"I'm pretty sure Singaporeans miss our tasty and cheap food," quipped Yana.

Economic upside

Analysts and business owners said the economic impact of the return of widespread land travel between the neighbours could not be understated.

Phang, a Johor watch shop owner who asked to be identified by his last name only, said the impact on his bottom line over the last two years had been severe.

Read Also
'Shouldn't depend on Singaporeans': Viral post of empty KSL City in JB sparks online debate
'Shouldn't depend on Singaporeans': Viral post of empty KSL City in JB sparks online debate

"Business was bad during the lockdown, but I was able to survive thanks to the local tourists from Kuala Lumpur," he said.

Malaysia's senior minister of international trade and industry Azmin Ali said on Friday that the reopening with Singapore would play a key part in boosting employment and the country achieving a projected GDP growth of 5.5-6.5 per cent this year.

Song Seng Wun, a Singapore-based economist with CIMB Private Banking, said the city state's economy too had much to gain.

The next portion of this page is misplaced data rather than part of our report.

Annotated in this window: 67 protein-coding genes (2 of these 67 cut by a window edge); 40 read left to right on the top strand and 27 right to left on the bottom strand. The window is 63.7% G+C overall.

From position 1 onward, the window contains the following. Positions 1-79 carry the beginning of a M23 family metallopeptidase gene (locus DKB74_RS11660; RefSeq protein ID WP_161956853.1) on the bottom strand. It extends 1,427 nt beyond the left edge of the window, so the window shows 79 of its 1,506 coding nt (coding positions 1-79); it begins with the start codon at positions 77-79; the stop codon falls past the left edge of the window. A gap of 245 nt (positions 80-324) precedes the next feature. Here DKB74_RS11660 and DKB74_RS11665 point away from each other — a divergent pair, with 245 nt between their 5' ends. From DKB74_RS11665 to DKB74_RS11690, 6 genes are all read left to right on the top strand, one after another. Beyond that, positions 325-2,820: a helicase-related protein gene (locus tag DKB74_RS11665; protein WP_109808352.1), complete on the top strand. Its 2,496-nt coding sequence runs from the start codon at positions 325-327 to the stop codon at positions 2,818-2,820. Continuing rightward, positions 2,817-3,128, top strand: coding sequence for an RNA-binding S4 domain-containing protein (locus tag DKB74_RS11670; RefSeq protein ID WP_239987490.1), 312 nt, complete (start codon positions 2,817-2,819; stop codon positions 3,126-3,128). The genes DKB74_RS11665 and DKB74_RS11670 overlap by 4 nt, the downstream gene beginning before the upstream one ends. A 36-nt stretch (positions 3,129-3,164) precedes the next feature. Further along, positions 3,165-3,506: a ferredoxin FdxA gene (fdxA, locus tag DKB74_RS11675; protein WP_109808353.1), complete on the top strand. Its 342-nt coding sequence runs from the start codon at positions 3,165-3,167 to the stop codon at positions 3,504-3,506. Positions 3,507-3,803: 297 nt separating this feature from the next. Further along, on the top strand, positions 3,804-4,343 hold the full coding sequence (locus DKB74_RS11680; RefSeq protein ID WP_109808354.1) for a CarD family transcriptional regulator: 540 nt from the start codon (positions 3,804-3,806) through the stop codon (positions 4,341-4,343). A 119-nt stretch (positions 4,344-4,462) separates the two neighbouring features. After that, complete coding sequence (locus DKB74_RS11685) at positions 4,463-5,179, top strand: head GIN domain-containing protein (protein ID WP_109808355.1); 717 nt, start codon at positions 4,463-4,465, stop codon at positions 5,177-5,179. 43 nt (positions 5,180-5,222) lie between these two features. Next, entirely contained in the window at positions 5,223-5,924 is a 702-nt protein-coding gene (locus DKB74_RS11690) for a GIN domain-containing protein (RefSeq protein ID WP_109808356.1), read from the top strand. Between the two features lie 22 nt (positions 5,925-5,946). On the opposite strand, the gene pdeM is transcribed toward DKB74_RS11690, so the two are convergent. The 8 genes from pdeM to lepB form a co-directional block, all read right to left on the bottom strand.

The return of daily commuting would ease the labour supply strain in various sectors — from shipping to retail and professional services — that rely on Malaysian talent, Song noted.

"They are a huge source of labour in many industries. It is a big deal for companies that have seen lockdowns and border restrictions affecting their business."

Ultimately, the return of cross-border travel would translate to higher demand on both sides, he said.

"When you have more in-person activity and greater footfall, there will be a multiplier [effect] on different sectors of the economy," Song said. "And this means there will be more cups of coffee sold and more packets of rice you can sell."

Additional reporting by Kok Xinghui

This article was first published in South China Morning Post.